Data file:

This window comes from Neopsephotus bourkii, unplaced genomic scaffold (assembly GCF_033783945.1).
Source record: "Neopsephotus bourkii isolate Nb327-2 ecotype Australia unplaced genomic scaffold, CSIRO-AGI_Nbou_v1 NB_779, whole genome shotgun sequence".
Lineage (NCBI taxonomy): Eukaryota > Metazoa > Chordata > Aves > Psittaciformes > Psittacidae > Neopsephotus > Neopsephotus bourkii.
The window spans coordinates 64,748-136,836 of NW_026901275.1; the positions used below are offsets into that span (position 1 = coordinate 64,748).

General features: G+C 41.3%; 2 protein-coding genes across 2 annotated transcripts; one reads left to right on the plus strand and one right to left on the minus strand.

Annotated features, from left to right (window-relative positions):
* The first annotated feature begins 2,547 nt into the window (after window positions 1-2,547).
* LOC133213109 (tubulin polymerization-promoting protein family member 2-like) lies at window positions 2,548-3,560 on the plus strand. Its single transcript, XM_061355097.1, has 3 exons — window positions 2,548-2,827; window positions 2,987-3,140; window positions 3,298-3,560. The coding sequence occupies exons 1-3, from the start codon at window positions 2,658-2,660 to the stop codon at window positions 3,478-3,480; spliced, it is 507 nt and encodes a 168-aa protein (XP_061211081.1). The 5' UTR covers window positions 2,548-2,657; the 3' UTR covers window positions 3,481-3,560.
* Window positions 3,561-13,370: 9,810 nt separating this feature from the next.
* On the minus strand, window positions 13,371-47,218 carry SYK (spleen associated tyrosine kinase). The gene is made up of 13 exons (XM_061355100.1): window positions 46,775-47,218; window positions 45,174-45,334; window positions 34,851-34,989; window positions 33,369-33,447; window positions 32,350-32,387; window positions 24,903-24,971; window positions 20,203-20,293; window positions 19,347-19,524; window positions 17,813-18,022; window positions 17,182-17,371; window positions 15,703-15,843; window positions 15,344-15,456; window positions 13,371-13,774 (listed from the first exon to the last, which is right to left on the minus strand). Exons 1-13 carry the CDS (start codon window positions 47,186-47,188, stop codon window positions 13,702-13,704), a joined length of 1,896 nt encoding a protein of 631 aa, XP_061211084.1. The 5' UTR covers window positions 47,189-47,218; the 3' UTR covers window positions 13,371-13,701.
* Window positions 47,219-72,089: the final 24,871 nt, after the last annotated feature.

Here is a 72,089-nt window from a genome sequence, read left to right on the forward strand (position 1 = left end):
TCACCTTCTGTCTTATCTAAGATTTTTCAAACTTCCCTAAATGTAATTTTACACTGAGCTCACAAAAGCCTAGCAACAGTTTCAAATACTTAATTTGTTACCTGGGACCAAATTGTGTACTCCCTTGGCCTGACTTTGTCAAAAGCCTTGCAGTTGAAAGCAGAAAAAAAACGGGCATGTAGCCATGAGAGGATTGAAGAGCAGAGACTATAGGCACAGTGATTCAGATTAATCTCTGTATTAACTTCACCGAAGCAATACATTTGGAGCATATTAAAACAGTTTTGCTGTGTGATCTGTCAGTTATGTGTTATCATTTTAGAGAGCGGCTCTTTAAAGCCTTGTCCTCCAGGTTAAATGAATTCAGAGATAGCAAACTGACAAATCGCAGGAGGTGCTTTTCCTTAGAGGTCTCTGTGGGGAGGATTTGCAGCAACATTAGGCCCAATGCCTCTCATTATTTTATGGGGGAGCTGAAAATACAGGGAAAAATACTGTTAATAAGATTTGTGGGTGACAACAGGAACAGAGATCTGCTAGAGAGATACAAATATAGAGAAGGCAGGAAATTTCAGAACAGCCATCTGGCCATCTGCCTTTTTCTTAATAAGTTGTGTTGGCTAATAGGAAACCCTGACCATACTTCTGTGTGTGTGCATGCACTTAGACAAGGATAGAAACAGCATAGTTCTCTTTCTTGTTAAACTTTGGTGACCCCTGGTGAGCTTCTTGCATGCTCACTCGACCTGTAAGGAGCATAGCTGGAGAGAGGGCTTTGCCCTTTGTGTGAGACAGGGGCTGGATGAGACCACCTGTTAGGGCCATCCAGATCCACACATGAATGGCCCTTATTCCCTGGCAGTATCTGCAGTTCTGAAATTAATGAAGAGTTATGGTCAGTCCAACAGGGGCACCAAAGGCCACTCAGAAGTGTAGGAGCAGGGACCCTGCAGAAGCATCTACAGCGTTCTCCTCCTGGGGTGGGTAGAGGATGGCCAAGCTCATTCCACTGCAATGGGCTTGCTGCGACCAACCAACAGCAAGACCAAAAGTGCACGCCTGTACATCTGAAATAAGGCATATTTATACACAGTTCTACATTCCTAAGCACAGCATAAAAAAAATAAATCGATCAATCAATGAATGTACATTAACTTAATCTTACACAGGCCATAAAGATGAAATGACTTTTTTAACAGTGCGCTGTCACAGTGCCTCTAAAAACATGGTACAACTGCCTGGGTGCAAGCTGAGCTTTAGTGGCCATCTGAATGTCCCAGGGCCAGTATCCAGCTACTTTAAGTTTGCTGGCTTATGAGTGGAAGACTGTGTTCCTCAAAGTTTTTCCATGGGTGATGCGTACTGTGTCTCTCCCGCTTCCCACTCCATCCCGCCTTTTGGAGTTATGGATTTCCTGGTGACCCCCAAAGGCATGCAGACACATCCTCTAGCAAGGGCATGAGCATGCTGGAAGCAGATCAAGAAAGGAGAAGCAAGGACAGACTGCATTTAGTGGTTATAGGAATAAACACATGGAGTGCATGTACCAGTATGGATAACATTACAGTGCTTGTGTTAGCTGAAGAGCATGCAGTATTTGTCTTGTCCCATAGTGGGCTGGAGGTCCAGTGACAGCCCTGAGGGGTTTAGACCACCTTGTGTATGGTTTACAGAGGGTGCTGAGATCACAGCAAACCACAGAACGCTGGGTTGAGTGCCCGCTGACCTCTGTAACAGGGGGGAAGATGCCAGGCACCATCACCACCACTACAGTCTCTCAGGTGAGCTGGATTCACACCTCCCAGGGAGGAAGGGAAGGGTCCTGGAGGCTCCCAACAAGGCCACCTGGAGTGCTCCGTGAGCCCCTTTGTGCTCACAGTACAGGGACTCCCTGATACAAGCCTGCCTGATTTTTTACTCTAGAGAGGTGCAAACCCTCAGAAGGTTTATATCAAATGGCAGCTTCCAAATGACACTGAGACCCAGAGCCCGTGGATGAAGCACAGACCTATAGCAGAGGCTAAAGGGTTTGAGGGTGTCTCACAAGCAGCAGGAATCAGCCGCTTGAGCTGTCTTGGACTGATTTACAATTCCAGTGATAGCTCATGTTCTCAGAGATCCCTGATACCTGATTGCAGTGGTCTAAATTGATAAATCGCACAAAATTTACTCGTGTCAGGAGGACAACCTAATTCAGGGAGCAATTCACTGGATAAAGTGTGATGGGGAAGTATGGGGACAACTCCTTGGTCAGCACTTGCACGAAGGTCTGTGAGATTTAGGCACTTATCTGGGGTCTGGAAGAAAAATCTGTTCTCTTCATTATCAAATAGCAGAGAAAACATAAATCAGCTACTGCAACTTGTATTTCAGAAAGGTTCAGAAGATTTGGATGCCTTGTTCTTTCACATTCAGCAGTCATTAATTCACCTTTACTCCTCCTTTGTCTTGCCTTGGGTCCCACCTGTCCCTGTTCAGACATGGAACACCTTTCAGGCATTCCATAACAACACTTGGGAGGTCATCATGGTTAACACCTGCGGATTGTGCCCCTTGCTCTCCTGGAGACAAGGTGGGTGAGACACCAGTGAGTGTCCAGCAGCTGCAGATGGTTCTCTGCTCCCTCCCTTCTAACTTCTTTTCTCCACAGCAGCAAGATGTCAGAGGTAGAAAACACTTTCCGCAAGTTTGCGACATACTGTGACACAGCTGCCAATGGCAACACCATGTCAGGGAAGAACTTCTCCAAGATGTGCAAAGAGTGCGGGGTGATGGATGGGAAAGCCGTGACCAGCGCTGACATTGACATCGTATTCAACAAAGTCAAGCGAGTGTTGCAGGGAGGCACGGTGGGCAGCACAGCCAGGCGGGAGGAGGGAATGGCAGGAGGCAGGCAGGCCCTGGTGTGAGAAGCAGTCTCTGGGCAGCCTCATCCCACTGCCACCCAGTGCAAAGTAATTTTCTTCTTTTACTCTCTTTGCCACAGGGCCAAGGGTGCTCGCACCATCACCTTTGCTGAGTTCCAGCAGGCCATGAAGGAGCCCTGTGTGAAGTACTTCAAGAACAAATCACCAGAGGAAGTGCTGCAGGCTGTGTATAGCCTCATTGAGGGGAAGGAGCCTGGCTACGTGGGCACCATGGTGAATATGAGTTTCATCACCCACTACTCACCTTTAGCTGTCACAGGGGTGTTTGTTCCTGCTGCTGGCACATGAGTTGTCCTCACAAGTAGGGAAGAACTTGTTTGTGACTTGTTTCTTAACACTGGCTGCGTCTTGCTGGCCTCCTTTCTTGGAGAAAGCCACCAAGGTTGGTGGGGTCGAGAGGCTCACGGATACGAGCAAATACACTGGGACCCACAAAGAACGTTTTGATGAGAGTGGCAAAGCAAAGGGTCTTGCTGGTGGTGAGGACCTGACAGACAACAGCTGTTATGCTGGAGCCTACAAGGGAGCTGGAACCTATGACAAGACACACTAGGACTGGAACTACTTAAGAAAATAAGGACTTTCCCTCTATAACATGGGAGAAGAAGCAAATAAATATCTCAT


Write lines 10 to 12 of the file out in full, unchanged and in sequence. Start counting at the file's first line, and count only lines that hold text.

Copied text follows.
* On the minus strand, window positions 13,371-47,218 carry SYK (spleen associated tyrosine kinase). The gene is made up of 13 exons (XM_061355100.1): window positions 46,775-47,218; window positions 45,174-45,334; window positions 34,851-34,989; window positions 33,369-33,447; window positions 32,350-32,387; window positions 24,903-24,971; window positions 20,203-20,293; window positions 19,347-19,524; window positions 17,813-18,022; window positions 17,182-17,371; window positions 15,703-15,843; window positions 15,344-15,456; window positions 13,371-13,774 (listed from the first exon to the last, which is right to left on the minus strand). Exons 1-13 carry the CDS (start codon window positions 47,186-47,188, stop codon window positions 13,702-13,704), a joined length of 1,896 nt encoding a protein of 631 aa, XP_061211084.1. The 5' UTR covers window positions 47,189-47,218; the 3' UTR covers window positions 13,371-13,701.
* Window positions 47,219-72,089: the final 24,871 nt, after the last annotated feature.

Here is a 72,089-nt window from a genome sequence, read left to right on the forward strand (position 1 = left end):